The Archbishop of York, Edwin Sandys (1519-1588) had nine children between 1560 and 1578. The eldest, Sir Samuel Sandys (1560-1623), was the owner of Wickhamford Manor from 1594 until his death in 1623. The next born was Sir Edwin Sandys (1561-1629) and it was he who was considerably involved with the Virginia Company. As well as Edwin, Samuel was also a member of the Virginia Company and two other brothers, Thomas (1568-1634) and George (1577-1643), travelled to Jamestown, Virginia, at some point in their lives. The Archbishop’s daughter, Anne (1570-ca 1629) was also connected, by marriage, to the Virginia Company.
Sir Samuel Sandys
Samuel Sandys married, in 1568, Mercy Culpepper, who was a daughter of Sir Martin Culpepper (1580-1604), of Deane, Oxfordshire. Samuel was Sheriff of the County of Worcestershire (1612) and an M.P. in 1616 and 1622. He was also a member of the Council of the Virginia Company. Their daughter, Margaret Sandys (ca1593-1644) married Sir Francis Wyatt, who became Governor of Virginia in 1621-1626 and again in 1639-1642. He appears on a muster role taken in Virginia on 24th January 1645/25. Margaret’s name was not recorded and, although she accompanied him to the Americas, she had by then returned to England. Sir Samuel and Lady Mercy Sandys are buried in the chancel of the Church of St John the Baptist, Wickhamford.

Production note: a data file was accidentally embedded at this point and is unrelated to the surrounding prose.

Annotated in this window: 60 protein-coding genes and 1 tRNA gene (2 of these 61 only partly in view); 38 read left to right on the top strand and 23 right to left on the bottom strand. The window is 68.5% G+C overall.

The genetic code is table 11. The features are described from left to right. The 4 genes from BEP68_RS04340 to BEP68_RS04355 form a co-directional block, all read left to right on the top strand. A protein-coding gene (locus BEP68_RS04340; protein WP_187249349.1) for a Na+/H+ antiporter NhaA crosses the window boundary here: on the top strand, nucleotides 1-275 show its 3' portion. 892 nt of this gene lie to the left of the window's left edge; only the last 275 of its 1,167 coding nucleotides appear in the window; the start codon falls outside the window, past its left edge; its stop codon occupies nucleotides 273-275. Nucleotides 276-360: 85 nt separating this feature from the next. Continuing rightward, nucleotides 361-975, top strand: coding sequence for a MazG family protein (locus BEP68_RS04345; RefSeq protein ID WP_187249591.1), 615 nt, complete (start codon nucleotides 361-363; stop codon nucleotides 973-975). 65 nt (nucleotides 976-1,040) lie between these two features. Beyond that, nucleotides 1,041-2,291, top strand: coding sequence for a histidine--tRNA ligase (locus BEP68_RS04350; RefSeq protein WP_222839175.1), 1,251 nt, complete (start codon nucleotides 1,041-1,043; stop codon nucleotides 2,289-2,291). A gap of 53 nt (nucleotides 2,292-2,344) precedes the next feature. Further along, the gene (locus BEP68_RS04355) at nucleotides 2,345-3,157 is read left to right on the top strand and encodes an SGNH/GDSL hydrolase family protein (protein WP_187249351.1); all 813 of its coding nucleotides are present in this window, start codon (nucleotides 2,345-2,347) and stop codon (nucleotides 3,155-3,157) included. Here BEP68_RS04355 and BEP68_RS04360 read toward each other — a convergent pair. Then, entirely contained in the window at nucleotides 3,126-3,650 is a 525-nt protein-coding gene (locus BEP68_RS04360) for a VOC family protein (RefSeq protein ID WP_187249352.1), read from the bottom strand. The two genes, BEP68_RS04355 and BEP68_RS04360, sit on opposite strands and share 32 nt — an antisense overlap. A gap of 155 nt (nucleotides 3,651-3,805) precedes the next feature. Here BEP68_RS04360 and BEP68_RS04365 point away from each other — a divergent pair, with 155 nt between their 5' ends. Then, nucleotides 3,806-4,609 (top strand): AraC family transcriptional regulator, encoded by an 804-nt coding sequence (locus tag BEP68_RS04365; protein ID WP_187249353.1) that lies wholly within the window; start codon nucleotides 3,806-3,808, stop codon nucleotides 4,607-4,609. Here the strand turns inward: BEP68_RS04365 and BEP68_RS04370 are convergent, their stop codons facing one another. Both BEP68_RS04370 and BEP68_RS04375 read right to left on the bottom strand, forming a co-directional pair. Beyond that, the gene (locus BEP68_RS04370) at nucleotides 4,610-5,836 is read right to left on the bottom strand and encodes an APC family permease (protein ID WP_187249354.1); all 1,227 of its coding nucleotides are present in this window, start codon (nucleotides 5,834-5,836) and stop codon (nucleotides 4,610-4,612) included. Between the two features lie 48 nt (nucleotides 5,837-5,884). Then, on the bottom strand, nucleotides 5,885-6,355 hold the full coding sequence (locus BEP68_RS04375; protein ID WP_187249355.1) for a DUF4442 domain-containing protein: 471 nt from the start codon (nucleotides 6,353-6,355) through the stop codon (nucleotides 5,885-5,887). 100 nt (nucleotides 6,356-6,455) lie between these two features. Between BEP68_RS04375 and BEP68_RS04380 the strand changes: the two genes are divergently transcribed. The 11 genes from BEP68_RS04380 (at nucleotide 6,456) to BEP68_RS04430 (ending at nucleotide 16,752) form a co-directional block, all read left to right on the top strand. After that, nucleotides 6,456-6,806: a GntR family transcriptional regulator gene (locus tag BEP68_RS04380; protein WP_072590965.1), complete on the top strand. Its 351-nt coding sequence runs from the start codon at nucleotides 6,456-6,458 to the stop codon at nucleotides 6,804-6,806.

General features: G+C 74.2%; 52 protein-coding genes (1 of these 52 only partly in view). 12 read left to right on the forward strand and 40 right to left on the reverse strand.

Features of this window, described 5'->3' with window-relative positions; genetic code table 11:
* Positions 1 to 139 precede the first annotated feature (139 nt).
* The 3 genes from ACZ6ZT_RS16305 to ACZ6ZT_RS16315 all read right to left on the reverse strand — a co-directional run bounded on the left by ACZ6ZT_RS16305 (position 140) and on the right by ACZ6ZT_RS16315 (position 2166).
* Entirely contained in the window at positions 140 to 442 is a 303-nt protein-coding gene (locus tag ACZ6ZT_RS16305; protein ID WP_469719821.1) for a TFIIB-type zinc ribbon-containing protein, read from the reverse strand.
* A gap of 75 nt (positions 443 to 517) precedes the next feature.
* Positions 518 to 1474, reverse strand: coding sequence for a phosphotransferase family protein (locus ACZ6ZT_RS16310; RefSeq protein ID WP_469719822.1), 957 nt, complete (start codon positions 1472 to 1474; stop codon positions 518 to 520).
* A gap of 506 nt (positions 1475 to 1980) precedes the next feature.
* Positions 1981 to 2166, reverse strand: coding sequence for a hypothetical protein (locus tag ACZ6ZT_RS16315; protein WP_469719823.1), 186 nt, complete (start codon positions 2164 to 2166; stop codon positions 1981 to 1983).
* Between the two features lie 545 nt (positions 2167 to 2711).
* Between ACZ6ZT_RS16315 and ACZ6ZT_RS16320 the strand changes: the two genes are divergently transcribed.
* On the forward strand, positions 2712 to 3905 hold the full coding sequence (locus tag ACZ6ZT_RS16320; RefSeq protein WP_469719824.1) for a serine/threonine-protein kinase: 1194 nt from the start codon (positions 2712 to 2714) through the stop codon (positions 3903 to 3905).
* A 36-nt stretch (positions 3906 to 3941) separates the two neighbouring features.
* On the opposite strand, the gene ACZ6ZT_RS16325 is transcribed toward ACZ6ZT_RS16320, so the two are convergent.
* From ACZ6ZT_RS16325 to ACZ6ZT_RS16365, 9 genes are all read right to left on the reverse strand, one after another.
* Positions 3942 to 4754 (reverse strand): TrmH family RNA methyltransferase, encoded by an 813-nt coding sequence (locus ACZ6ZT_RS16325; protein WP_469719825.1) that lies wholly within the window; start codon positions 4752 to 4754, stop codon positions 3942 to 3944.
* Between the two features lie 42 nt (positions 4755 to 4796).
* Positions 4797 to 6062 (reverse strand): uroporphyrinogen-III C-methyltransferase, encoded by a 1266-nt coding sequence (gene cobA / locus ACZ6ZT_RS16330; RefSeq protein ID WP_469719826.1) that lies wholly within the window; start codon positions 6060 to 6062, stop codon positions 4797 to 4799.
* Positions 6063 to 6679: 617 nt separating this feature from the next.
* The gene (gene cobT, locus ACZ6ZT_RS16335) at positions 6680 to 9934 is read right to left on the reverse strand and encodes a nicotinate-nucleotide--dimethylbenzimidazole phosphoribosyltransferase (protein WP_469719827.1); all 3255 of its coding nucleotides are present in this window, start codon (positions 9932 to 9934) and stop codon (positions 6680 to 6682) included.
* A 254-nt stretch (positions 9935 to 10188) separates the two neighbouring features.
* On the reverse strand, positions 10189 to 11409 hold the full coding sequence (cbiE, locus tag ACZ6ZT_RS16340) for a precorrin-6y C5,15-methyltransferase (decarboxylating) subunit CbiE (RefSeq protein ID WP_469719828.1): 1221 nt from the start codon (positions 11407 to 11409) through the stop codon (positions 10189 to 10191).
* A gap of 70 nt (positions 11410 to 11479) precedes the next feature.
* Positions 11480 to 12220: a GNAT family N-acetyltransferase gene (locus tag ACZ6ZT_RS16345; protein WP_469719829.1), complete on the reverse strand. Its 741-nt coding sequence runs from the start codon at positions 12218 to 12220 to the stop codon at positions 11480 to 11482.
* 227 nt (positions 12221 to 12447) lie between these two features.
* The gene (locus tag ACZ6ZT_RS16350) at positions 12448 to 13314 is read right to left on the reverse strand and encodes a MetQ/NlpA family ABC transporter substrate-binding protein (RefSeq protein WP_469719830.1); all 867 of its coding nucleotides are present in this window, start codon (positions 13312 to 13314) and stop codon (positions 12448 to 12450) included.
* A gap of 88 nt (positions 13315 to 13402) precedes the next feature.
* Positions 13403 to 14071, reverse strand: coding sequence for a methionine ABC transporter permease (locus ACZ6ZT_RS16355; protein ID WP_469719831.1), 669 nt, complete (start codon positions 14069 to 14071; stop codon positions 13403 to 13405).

Sir Edwin Sandys
Edwin Sandys was educated at Merchant Taylor’s School and Corpus Christi College, Oxford and was first elected Member of Parliament for Plympton Erle in 1589. In 1599, he paid court to James VI of Scotland and on Elizabeth I’s death, in 1603, was knighted by the new king. He became M.P. for Rochester in 1614, and then High Sheriff of Kent (1615-1616), with a country seat, near Deal, at Northbourne, Kent.